A week or so ago earthsky.org, a favorite source for science news, reported on a study using a relatively new technology that mapped neural connectivity in the brains of 949 youth aged 8-22. They found gender differences that appeared in adolescence and were most pronounced in the young adults. Males had greater connectivity within each cerebral hemisphere and females had greater connectivity between the two hemispheres. The investigators interpreted this as supporting other findings which show that males do better at specific tasks depending on spatial and motor skills and females do better at memory and social cognition.
How do such differences arise? That they appear later in development suggests that experience and practice play an important role, but we know that gender differences arise early on in our development. Mammalian (yes, that includes us) fetuses are essentially female and some are masculinized in the course of gestation through the operation of hormones such testosterone. Bird brains are the opposite, they are essentially masculine but are feminized by hormones. Testosterone affects the developmental pace of the two cerebral hemispheres differently,slowing down the maturation of the left relative to the right. Because males produce more testosterone their hemispheres differ more than those of females. Some research shows that the cortical layering needed for accurate processing can be disrupted in the left hemisphere with the result that males are at greater risk for language disorders.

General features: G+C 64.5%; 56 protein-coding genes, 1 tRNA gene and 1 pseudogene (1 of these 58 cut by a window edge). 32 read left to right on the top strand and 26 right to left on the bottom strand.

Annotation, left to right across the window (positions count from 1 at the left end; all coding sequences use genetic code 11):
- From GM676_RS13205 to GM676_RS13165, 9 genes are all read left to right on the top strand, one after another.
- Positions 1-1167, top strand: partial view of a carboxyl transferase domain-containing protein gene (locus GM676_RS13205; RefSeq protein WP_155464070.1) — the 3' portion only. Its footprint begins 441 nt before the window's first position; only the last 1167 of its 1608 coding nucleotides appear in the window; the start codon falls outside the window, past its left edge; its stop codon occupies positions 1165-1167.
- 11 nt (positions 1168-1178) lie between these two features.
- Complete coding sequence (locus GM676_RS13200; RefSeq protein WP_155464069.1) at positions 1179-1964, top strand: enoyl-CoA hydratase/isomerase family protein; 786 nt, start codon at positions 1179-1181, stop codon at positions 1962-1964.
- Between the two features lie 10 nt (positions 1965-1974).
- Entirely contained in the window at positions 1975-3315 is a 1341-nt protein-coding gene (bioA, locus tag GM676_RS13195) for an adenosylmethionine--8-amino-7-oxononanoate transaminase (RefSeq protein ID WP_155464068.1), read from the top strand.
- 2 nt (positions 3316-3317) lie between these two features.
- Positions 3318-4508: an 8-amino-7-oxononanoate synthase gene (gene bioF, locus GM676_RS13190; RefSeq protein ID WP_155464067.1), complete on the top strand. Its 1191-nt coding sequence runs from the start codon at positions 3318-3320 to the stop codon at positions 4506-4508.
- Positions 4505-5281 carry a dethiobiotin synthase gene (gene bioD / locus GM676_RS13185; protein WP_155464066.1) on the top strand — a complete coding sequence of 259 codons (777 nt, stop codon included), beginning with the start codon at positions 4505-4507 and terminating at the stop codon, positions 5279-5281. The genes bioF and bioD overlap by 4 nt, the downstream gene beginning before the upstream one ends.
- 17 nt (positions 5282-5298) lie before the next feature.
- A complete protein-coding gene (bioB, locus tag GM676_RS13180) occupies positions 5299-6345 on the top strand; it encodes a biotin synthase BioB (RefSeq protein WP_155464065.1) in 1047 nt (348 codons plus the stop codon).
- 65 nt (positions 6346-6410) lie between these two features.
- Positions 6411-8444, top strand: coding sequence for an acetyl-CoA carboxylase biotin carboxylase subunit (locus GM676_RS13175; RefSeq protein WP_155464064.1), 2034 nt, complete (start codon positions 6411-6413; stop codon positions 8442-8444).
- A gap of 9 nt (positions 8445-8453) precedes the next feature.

The greater social abilities of females come in part from the greater integration between the right hemisphere, which leads in processing the current moment and empathic communication, and the left, which leads in processing information displaced in time/space, i.e., abstract, and skilled motor actions, i.e., praxis. Males’ greater abilities in spatial abstraction for navigation and sensorimotor speed come in part from their focus on such mental domains set apart from the current social moments.
Jaak Panksepp in his book Affective Neuroscience says that there are really four sexes based on the different sexualization between body and brain. We can have a female body and brain, a male body and brain, and also a female body with a male brain and a male body with a female brain. It would be interesting to know if these differences in connectivity appear similarly in the LGBT populations.
Here is link to the story: